Before 1985, most NBA players wore standard Converse basketball shoes, as they had since the days of legendary salesman and canvas-shoe icon Chuck Taylor in the 1920s, according to Slam. That year, however, Michael Jordan's trademark red-and-black Air Jordan high-tops were unveiled with extraordinary fanfare and controversy, captivating consumers, earning $100 million in 10 months, revolutionizing sneaker culture, and changing the way basketball shoes were developed, marketed, and sold forever. Today, signature shoe deals are a standard part of the modern endorsement package for the NBA's most marketable players.
In 1984, Larry Nance of the Suns won a novelty competition that would become one of the most beloved, hotly anticipated, and most-watched events of NBA All-Star Weekend—the Slam Dunk Contest. As the name implies, the contest is an homage to the slam dunk, the most awe-inspiring finishing move in all of basketball. A display of acrobatic athleticism unrivaled in mainstream sports, the contest has showcased some of the most fantastic feats in basketball history, even though the outcome doesn't count in terms of season play.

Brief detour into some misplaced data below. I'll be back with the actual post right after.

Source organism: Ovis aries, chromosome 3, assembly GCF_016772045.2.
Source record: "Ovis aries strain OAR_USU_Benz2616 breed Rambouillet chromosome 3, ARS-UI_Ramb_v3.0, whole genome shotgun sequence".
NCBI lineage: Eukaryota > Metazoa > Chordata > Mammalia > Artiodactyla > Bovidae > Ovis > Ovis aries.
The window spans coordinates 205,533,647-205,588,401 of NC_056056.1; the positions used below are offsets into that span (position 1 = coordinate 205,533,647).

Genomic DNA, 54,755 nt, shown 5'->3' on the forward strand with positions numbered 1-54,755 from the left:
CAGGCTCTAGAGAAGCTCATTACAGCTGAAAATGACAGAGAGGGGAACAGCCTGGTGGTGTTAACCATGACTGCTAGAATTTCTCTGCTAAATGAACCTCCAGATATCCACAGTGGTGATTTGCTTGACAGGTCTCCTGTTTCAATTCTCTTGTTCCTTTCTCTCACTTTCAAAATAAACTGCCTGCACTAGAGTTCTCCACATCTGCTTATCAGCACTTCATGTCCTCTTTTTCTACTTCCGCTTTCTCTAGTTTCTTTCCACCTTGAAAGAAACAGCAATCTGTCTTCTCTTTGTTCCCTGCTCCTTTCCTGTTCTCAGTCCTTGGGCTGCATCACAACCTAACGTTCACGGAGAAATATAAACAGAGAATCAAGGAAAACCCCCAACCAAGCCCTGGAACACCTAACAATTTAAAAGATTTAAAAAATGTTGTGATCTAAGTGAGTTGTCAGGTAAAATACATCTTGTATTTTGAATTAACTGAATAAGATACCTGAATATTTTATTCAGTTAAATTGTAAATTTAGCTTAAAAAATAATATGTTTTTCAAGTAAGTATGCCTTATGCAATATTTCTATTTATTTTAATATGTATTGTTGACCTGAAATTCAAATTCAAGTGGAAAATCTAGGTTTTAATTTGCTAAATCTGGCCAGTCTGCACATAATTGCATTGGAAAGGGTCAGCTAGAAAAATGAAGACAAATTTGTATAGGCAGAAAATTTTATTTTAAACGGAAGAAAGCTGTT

NBA commissioners tend to have long tenures—in fact, the chair has only changed four times since 1969 and there have only been five commissioners in history. Adam Silver has reigned since 2014, when he took the helm from David Stern, who ruled for 30 years starting in 1984. Before that, it was Larry O'Brien, whose tenure dated to 1975—he took the mantle from J. Walter Kennedy, who oversaw the league starting in 1963.
During the 1969–1970 season, there were 14 NBA teams—seven in the Western Division and seven in the Eastern Division. Today, there are 30 teams, with as many teams plus one in each conference than there were in the entire league a half-century ago.